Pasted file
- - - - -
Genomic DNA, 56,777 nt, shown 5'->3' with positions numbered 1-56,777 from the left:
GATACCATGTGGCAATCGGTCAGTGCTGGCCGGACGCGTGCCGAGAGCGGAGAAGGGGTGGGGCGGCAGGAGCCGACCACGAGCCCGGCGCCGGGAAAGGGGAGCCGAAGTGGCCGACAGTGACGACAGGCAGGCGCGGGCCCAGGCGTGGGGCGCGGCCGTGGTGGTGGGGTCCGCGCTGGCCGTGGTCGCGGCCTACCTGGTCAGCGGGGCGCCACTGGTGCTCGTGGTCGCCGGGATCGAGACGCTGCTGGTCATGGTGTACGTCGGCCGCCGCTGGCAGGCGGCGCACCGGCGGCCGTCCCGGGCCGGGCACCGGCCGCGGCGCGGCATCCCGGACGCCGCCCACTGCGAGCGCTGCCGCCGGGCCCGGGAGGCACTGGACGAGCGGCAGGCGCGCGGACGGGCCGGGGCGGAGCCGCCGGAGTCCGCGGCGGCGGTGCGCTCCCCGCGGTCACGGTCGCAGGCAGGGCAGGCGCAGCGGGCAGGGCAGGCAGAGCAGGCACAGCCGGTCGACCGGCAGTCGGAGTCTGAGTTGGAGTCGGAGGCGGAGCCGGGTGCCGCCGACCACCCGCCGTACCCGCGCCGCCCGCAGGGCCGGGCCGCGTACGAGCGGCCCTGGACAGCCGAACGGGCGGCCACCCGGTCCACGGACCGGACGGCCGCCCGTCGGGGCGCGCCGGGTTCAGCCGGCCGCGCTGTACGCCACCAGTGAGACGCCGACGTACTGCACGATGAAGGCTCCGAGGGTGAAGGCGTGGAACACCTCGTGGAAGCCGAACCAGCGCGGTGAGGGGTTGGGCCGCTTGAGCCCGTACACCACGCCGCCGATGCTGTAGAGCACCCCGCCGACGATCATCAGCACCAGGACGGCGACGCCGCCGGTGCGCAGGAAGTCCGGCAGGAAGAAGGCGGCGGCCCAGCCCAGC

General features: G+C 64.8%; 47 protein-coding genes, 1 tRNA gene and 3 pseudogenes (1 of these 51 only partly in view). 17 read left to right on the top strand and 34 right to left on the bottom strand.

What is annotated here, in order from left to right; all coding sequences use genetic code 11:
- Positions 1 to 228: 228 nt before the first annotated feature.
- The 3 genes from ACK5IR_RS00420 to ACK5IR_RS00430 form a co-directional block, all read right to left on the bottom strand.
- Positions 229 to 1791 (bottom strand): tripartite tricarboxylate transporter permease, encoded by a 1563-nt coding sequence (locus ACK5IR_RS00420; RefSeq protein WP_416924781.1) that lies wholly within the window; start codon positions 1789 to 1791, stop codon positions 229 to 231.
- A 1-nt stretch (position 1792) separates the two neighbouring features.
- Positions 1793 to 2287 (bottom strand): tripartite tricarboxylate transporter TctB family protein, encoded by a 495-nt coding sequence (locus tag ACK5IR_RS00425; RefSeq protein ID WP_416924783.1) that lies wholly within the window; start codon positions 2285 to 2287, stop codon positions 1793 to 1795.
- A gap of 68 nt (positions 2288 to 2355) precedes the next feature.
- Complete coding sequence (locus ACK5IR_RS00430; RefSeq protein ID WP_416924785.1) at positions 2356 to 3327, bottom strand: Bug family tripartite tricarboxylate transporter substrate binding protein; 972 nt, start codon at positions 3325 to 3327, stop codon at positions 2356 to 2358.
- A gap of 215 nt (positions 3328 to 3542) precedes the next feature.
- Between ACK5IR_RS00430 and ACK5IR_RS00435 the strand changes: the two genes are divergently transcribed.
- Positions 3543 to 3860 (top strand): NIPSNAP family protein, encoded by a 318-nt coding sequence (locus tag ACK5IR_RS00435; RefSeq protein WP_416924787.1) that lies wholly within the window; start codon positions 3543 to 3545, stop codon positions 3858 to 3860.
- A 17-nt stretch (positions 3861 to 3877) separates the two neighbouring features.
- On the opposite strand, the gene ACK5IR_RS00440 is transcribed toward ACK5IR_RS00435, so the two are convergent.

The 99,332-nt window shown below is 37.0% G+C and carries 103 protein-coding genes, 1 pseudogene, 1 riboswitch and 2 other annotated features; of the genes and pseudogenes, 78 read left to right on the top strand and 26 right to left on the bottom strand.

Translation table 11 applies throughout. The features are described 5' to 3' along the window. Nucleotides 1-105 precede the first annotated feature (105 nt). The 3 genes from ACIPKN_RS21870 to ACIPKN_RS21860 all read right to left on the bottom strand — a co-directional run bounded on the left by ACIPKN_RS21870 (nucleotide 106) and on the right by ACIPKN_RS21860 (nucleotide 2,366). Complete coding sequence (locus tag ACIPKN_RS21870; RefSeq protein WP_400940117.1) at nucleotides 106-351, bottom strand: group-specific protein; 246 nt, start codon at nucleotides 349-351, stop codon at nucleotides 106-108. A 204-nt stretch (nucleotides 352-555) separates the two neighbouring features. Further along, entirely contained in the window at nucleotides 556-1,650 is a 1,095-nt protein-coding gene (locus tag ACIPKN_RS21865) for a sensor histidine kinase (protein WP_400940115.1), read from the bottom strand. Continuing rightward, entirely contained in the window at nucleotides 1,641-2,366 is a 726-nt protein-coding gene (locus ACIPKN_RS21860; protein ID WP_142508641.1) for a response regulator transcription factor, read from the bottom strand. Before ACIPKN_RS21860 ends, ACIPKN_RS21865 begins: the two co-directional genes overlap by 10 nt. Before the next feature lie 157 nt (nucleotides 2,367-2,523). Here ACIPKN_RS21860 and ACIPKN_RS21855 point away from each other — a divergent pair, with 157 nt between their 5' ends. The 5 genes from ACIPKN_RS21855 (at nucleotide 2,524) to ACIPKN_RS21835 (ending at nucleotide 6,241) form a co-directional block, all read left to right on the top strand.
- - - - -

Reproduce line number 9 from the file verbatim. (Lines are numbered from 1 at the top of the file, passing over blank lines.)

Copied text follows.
- Positions 1793 to 2287 (bottom strand): tripartite tricarboxylate transporter TctB family protein, encoded by a 495-nt coding sequence (locus tag ACK5IR_RS00425; RefSeq protein ID WP_416924783.1) that lies wholly within the window; start codon positions 2285 to 2287, stop codon positions 1793 to 1795.